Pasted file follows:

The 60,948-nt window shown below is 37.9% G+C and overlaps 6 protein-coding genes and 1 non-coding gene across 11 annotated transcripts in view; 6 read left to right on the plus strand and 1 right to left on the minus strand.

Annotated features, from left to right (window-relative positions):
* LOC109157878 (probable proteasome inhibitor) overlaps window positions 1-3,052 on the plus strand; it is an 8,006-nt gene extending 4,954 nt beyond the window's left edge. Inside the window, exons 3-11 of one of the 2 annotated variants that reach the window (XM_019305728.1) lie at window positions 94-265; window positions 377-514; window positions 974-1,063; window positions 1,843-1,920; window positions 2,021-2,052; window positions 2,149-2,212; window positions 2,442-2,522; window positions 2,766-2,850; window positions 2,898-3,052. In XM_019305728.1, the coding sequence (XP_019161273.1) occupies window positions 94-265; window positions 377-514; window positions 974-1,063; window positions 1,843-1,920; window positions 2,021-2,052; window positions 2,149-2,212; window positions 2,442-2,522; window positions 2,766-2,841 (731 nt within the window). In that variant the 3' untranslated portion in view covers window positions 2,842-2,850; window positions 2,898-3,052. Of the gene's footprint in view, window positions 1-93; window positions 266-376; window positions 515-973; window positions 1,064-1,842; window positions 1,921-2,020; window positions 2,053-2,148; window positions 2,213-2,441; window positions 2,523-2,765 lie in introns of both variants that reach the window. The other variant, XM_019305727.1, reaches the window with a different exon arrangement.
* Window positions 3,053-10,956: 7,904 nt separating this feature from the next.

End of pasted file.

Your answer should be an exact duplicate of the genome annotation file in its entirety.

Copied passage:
The 60,948-nt window shown below is 37.9% G+C and overlaps 6 protein-coding genes and 1 non-coding gene across 11 annotated transcripts in view; 6 read left to right on the plus strand and 1 right to left on the minus strand.

Annotated features, from left to right (window-relative positions):
* LOC109157878 (probable proteasome inhibitor) overlaps window positions 1-3,052 on the plus strand; it is an 8,006-nt gene extending 4,954 nt beyond the window's left edge. Inside the window, exons 3-11 of one of the 2 annotated variants that reach the window (XM_019305728.1) lie at window positions 94-265; window positions 377-514; window positions 974-1,063; window positions 1,843-1,920; window positions 2,021-2,052; window positions 2,149-2,212; window positions 2,442-2,522; window positions 2,766-2,850; window positions 2,898-3,052. In XM_019305728.1, the coding sequence (XP_019161273.1) occupies window positions 94-265; window positions 377-514; window positions 974-1,063; window positions 1,843-1,920; window positions 2,021-2,052; window positions 2,149-2,212; window positions 2,442-2,522; window positions 2,766-2,841 (731 nt within the window). In that variant the 3' untranslated portion in view covers window positions 2,842-2,850; window positions 2,898-3,052. Of the gene's footprint in view, window positions 1-93; window positions 266-376; window positions 515-973; window positions 1,064-1,842; window positions 1,921-2,020; window positions 2,053-2,148; window positions 2,213-2,441; window positions 2,523-2,765 lie in introns of both variants that reach the window. The other variant, XM_019305727.1, reaches the window with a different exon arrangement.
* Window positions 3,053-10,956: 7,904 nt separating this feature from the next.